It Was Passed to a New Generation
My earliest recollection about baseball was around 1970, when I was 9. Though my dad was not a sports fan, my mom did manage to get him to take her to Dodger games. Unfortunately, he (as a diabetic) had a heart attack at one of them.
My parents didn't take me to Dodger games when I was younger, but they brought back souvenirs, such as caps and player photos. One of my earliest favorite players was Jeff Torborg, who was a Dodger catcher at the time. At the time, I thought that catcher's gear was cool, and I liked how catchers were involved in every pitch.
Our family would change in 1973 when my dad left my mom. Their divorce was finalized the week before my bar mitzvah in 1975. Between my mom's bookkeeping salary and child support, we didn't have a lot of money. But my mom found Dodger games an affordable way to have family fun with my brother and me. In 1977 and 1978, when went to about eight to ten Dodger home games each season.
The late 1970s were a great time to be a Dodger fan. We had a All-Star infield with Steve Garvey, Davey Lopes, Bill Russell, and Ron Cey. Our pitching staff had Don Sutton and Tommy John. We also had a real hero in Rick Monday who saved an American flag from being burned in a 1976 game.
The heart of the team was manager Tommy Lasorda, who claimed he "bleeds Dodger blue." He would lead the Dodgers to the World Series in 1977 and 1978 and would win in 1981 and 1988.
I had the opportunity to meet ones of the Dodgers. Catcher Steve Yeager was signing autographs at a sports store in Sherman Oaks. I had my picture taken with him. Steve is now the manager of the Long Beach Armada in the Golden Baseball League, an independent minor league.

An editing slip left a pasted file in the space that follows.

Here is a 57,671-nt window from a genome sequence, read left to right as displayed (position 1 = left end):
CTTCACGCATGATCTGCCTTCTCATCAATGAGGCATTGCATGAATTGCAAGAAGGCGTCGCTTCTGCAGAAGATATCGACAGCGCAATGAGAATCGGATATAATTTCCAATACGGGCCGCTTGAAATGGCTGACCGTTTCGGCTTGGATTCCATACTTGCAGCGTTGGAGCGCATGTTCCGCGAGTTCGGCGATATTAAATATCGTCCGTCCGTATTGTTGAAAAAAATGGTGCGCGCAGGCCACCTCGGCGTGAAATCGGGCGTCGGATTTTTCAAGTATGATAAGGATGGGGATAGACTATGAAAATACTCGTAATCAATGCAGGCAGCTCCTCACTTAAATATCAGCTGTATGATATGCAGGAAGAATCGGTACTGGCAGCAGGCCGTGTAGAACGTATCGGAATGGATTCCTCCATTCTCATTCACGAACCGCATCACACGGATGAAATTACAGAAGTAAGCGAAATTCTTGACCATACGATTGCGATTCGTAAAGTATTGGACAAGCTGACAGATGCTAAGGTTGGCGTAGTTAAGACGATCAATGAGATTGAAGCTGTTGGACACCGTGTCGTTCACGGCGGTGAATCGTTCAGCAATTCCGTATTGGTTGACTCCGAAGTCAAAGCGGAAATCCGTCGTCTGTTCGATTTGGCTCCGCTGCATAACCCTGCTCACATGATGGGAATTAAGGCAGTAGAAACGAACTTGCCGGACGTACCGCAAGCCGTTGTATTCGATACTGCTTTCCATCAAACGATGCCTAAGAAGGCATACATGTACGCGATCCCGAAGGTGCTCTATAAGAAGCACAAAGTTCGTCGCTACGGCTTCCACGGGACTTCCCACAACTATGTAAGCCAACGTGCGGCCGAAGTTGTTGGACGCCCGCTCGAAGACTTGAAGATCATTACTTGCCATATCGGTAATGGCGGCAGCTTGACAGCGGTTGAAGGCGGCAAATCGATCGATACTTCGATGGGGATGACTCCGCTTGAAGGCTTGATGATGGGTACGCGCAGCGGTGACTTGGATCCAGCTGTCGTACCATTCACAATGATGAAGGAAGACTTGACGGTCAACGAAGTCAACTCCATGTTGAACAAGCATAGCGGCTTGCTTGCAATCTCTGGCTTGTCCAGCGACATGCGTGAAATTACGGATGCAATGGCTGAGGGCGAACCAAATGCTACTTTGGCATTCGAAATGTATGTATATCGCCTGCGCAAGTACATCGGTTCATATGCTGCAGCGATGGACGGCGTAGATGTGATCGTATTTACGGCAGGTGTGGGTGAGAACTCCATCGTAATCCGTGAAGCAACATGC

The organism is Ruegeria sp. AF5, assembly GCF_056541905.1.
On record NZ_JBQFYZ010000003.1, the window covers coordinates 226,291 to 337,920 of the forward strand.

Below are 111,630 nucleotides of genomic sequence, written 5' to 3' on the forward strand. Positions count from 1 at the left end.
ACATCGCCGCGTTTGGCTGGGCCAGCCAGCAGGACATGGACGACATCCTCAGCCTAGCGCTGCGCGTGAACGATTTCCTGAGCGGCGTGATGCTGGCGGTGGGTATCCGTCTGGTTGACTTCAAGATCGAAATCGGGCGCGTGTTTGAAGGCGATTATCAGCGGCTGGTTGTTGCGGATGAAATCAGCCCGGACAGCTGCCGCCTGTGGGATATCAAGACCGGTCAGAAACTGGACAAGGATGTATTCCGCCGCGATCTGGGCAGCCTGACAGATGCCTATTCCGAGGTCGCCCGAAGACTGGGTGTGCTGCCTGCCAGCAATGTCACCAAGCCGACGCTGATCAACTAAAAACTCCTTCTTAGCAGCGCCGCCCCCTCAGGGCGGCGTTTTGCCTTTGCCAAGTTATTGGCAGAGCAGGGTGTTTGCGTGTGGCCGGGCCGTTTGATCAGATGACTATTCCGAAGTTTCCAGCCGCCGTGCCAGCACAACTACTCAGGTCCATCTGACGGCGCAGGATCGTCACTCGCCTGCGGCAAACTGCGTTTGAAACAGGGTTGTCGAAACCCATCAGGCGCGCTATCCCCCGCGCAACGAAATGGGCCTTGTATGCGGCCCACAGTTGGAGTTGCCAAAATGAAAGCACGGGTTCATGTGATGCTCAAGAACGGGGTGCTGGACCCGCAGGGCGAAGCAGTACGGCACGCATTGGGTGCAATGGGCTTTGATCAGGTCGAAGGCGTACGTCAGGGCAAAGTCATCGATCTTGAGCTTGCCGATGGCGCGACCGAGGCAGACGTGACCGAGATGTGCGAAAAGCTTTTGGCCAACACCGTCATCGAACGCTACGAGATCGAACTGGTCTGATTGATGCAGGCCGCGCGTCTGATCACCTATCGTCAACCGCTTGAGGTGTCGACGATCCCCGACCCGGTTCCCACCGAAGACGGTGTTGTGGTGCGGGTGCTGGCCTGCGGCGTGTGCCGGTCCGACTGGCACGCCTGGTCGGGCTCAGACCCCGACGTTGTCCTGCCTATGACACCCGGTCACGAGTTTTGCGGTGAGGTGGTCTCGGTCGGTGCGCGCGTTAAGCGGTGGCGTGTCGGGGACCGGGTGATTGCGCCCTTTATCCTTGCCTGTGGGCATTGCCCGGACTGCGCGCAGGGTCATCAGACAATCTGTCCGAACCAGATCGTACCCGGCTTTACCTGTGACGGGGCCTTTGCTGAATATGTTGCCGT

Although I loved watching baseball, I never played baseball that much. I was born with a club foot that had to be surgically corrected up until I was 5. As a result, my parents didn't have me play organized sports. I played baseball in Cub Scouts and school, and my mom got me a bounce-back net that helped me with catching. I never had any coaching, and I didn't have a dad around to teach me.
As an outlet for our desire to play the game, my brother and I made up our own fantasy league – decades before rotisserie and online fantasy leagues became popular. That experience helped my brother when he became a JV baseball coach in high school in the early 1980s. It would be helpful for me when I managed my son's Little League team decades later.
The late 1970s were mostly a happy time for our family, but the good times came to an end with my mom's stroke in 1979. The last time she would go to Dodger Stadium was in 1980, but her disability made it a difficult experience. She continued to root for Dodgers until she died in 1992. Our family's interest in baseball didn't die with her.